Portions of the AIDS Quilt were on display in the room where we were speaking. The Quilt is always a somber reminder of those we have lost, and the touching tributes by friends and family always get me choked up. But one panel brought a smile to my face. It had a man’s face transposed onto a large, regal dress with an immaculate crown atop his head. Underneath it simply stated: “Queen of Everything”, and I could picture his friends gathered together, making it and sharing stories of the benevolent, positoid ruler who lovingly reigned over their clique.
We had a great discussion with students, then got a tour of the Women’s Center, where I wanted to steal their condom box... isn’t it too cool?
After Ramapo, I was confidant I’d hold up for the rest of the week, and the next morning we flew down to Orlando to speak at the University of Central Florida. I was even able to have a Decker’s Daily in the Newark airport, proof that I was on my way back.
Once we arrived in Orlando, we got a bite to eat at TGI Friday’s... my dream, once I retire from HIV education, is to start a chain called TMI Friday’s, where all the employees are required to not only divulge the daily specials, but also intimate details about their personal lives. As manager, I’d greet every guest with, “How was your food? Great- I’ve been living with AIDS for over 20 years, have a lovely evening and come back and see us.”
After a solid nap, it was time to attend an HIV/AIDS banquet dinner at the University of Central Florida. The name of the event was “What’s Your Status?”, a play on Facebook status updates tied into HIV testing. During this talk, it was kind of tough to hold back the coughs- which I’m sure gave dramatic impact. The discussion went well; particularly when the topic of flavored condoms came up. (We recommended mint.)
Once we were done, a young man approached us about getting tested- he was worried, and as we spoke with him one of the testing outreach workers at UCF came over. The guy kept talking to us, and it was great to see a student staffed at UCF take over and answer concerns and give all the information about the resources available on campus for testing.
Back in the hotel, I went to sleep with our make-shift humidifier that Gwenn picked up before we left home. You attach a bottled water to it- the only drawback is that this sucker really glows.
The next day we flew back to Virginia for our last talk, an early program at Virginia Tech. We made the decision to fly in and out of Roanoke as opposed to going home to save the drive time from C’ville to Blacksburg... when the forecast started calling for snow, that decision proved to be a wise one.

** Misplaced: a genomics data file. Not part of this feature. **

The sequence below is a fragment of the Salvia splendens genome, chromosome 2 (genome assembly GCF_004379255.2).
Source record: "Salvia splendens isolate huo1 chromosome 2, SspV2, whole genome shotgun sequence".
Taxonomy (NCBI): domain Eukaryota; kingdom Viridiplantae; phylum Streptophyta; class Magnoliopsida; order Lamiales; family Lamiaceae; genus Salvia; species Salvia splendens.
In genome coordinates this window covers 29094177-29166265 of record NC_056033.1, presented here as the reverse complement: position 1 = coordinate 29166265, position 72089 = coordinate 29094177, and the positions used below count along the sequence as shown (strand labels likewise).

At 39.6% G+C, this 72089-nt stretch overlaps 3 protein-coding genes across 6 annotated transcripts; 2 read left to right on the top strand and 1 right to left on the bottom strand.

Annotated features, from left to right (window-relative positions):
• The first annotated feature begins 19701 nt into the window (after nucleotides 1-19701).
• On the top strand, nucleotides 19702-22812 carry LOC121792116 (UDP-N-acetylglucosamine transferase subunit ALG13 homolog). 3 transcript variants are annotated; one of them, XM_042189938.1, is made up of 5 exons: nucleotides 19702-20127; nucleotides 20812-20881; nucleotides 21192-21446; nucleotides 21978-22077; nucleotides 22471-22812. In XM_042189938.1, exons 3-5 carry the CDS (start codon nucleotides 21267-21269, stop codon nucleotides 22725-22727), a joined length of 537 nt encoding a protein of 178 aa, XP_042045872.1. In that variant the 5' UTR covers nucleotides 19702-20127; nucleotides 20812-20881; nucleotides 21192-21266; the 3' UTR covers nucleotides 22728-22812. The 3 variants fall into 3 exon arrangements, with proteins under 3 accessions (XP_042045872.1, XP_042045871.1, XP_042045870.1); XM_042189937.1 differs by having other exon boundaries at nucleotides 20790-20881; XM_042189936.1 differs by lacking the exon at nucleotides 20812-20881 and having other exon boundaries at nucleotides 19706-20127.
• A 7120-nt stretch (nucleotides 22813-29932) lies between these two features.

With a day to kill, we were happy to find that the Hotel Roanoke really went holiday balls out for Christmas. There were about a dozen or more trees on display, decorated by different companies and organizations in town...
The funniest tree was the one made by the Roanoke hospital, it had blood-filled syringes on it, and when my nose startle to trickle a bit in the hotel room, the tree seemed appropriate considering the week I’d had. Gwenn carried the load for us, that’s for sure...
The next morning we drove to Tech as the snow came down. At worst, we’d just stay in town after the talk, but fortunately we were able to make it back to C’ville by avoiding the mountain, my only real contribution to the puzzle that is World AIDS Week traveling.
At Tech we spoke to a roomful of students and did an interview for their campus radio station. What was cool is that we’d been there a couple of years ago, and some of the students who brought us then came to the talk. It was great to catch up and see familiar faces, and afterwards we all cheesed out for a vintage-style picture, which perfectly captured the epicness of World AIDS Week 2009.
A big thanks to everyone who made this week special in Jacksonsville, Mahwah, Orlando and Blacksburg... much thanks to Cathy at UC San Marcos for rescheduling the World AIDS Day talk that we had to cancel, and Scott and Rex for the World AIDS Day iced mocha.
HIV/AIDS awareness education is alive and well, and every year, just after Thanksgiving and before Christmas, I get a vivid reminder that me and my educator friends aren’t alone- there are tons of people making a difference, and I’m incredibly honored to do my part and get the opportunity to give a positoid hug to people who dedicate their time and energy to the same cause.
Much love, and happy holidays!
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